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Posted on February 26, 2021
As we turn the page of our In The Saddle calendar to March, we delve into the deep canyons and sparkling waterfalls of southern Brazil.
We still have some calendars left, so it isn’t too late. If you would like to receive a copy just complete this form – there is only postage to pay.
This month’s image was taken during the Canyons & Waterfalls ride in Brazil, it shows French guest Cecile, with her mount Colorado.
Beautiful bay Colorado, is a well-bred Criollo who is very agile and has plenty of stamina. His tack includes a typical gaucho saddle, which consists of a basic frame, layered with leather, fabric and sheepskin. Riding in South America means adapting to a slightly different position, but once you’ve got the hang of it you’ll fall in love with the relaxed style and all that sheepskin!
The March calendar picture shows the Lageado das Marrecas waterfalls, in Rio Grande do Sul.
Rio Grande do Sul is Brazil’s southernmost state. In contrast to the rest of the country, in the south there are four distinct seasons. It seems curious to those used to chillier climes, but many Brazilians often seek out the cooler weather in this part of the country for a holiday and a retreat from the heat.
Rio Grande do Sul features some of the most dramatic and beautiful scenery anywhere in the world. This is a land of stunning canyons, impressive mountains and bottomless waterfalls.
During the Canyons & Waterfalls ride, you explore the high plateau of Rio Grande do Sul – a lush area of rich grassland and araucaria forest. Rolling upland pastures are interspersed with deep dramatic canyons and from the top you can see almost all the way to the coast. Another big attraction is the waterfalls – you’ll see five from horseback during the ride. The one at Lageado das Marrecas is not the biggest or widest, but is a firm favourite with guests because it’s fun to take the horses into the water for a paddle and a drink.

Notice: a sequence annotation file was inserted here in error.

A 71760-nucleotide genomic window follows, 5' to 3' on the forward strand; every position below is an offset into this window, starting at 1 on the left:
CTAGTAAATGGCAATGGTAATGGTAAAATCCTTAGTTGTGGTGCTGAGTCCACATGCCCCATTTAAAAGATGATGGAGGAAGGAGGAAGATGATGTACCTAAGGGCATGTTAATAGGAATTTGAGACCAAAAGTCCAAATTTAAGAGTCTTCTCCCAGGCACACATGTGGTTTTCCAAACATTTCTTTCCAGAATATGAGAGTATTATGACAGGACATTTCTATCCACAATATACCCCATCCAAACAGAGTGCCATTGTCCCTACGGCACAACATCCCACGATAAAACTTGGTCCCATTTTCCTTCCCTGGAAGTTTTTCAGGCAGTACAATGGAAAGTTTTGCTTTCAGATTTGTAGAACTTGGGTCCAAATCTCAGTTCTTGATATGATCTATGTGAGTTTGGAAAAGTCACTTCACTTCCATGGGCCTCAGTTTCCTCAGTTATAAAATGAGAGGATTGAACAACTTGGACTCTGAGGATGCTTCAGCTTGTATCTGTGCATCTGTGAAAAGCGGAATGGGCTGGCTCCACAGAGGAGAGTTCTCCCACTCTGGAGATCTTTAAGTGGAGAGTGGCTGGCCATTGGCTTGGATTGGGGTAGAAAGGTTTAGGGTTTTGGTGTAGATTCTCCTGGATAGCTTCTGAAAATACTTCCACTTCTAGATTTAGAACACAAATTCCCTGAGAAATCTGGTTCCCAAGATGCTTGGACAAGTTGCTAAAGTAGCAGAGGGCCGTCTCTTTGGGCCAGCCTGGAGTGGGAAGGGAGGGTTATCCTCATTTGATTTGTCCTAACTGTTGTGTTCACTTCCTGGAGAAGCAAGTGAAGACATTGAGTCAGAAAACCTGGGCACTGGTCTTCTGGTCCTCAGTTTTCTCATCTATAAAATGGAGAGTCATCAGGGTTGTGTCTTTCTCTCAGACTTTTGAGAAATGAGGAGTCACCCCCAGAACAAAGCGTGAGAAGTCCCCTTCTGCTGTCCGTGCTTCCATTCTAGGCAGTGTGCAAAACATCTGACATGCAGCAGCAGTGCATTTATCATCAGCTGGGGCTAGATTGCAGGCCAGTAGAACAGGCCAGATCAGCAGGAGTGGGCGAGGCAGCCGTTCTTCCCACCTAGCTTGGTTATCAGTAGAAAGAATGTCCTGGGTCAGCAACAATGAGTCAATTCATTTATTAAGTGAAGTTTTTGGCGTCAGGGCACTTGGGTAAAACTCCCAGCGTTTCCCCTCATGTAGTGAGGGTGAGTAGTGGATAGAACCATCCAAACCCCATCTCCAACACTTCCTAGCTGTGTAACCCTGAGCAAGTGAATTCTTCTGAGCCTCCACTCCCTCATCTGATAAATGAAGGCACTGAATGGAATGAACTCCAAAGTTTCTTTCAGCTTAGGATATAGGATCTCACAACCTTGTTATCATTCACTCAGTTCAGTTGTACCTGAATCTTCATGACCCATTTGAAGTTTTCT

This part of Brazil not only has markedly different landscapes and climate, it also stands out historically. In the 1820’s, Rio Grande do Sul had strategic importance as the region on the frontier between the Spanish and Portuguese Americas. Immigrants from Italy and Germany were invited to develop the land and serve as a buffer against Spanish insurgency. But they didn’t create plantations like elsewhere in Brazil. Instead they based their economy on small family-owned farms – a legacy that continues today. These pioneer farmers became fiercely independent; a strong regional identity emerged and the south became known as the ‘land of the gaucho’.
Today the inhabitants of rural Rio Grande do Sul still go about in traditional dress. Its gauchos can be recognised by their dresscode – bombachas, linen shirt, poncho, felt hat, boots and spurs.
Gauchos are the cowboys of the South American pampas. Found not just inthe state of Rio Grande do Sul, but also Argentina, Uruguay and Paraguay, a gaucho would not be complete without his Criollo – a horse that is as legendary as his master.
Criollos come from early Andalusian horses brought to the Americas by conquistadors. These horses were closely related to the Spanish Barb, which had Moorish origins. Standing between 13.3hh and 15hh, Criollos are characterised by a strong compact body, broad chest and sturdy hindquarters. Their endurance and agility mean they are ideal for covering long distances, and first-class mounts for cattle work. They are tough little horses, with good resistance to disease and an easy-going temperament.
Going off the beaten path on the Canyons & Waterfalls ride is the very best way to experience Rio Grande do Sul’s incredible scenery and traditional gaucho culture.
If you’d like to learn more about riding in this part of Brazil, then please call us on +44 1299 272 997 or email firstname.lastname@example.org